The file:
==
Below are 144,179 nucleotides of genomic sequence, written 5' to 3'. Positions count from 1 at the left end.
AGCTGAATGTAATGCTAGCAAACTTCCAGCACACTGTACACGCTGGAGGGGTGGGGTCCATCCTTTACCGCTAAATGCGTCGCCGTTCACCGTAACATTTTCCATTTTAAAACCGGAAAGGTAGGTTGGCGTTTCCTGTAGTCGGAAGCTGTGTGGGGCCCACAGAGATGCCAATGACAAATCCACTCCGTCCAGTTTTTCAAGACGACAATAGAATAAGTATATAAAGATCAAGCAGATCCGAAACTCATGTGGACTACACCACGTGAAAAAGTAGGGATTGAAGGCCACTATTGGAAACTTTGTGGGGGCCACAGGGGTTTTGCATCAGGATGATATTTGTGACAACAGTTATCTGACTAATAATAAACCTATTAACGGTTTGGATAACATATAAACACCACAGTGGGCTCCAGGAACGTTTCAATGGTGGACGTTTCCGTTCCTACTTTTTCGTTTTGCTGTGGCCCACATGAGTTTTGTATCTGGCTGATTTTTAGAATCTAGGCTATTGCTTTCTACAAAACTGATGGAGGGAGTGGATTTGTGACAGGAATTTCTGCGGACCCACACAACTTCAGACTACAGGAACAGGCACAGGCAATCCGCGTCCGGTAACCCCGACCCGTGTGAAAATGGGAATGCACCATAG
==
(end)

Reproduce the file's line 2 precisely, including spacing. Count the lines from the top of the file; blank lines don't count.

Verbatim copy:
AGCTGAATGTAATGCTAGCAAACTTCCAGCACACTGTACACGCTGGAGGGGTGGGGTCCATCCTTTACCGCTAAATGCGTCGCCGTTCACCGTAACATTTTCCATTTTAAAACCGGAAAGGTAGGTTGGCGTTTCCTGTAGTCGGAAGCTGTGTGGGGCCCACAGAGATGCCAATGACAAATCCACTCCGTCCAGTTTTTCAAGACGACAATAGAATAAGTATATAAAGATCAAGCAGATCCGAAACTCATGTGGACTACACCACGTGAAAAAGTAGGGATTGAAGGCCACTATTGGAAACTTTGTGGGGGCCACAGGGGTTTTGCATCAGGATGATATTTGTGACAACAGTTATCTGACTAATAATAAACCTATTAACGGTTTGGATAACATATAAACACCACAGTGGGCTCCAGGAACGTTTCAATGGTGGACGTTTCCGTTCCTACTTTTTCGTTTTGCTGTGGCCCACATGAGTTTTGTATCTGGCTGATTTTTAGAATCTAGGCTATTGCTTTCTACAAAACTGATGGAGGGAGTGGATTTGTGACAGGAATTTCTGCGGACCCACACAACTTCAGACTACAGGAACAGGCACAGGCAATCCGCGTCCGGTAACCCCGACCCGTGTGAAAATGGGAATGCACCATAG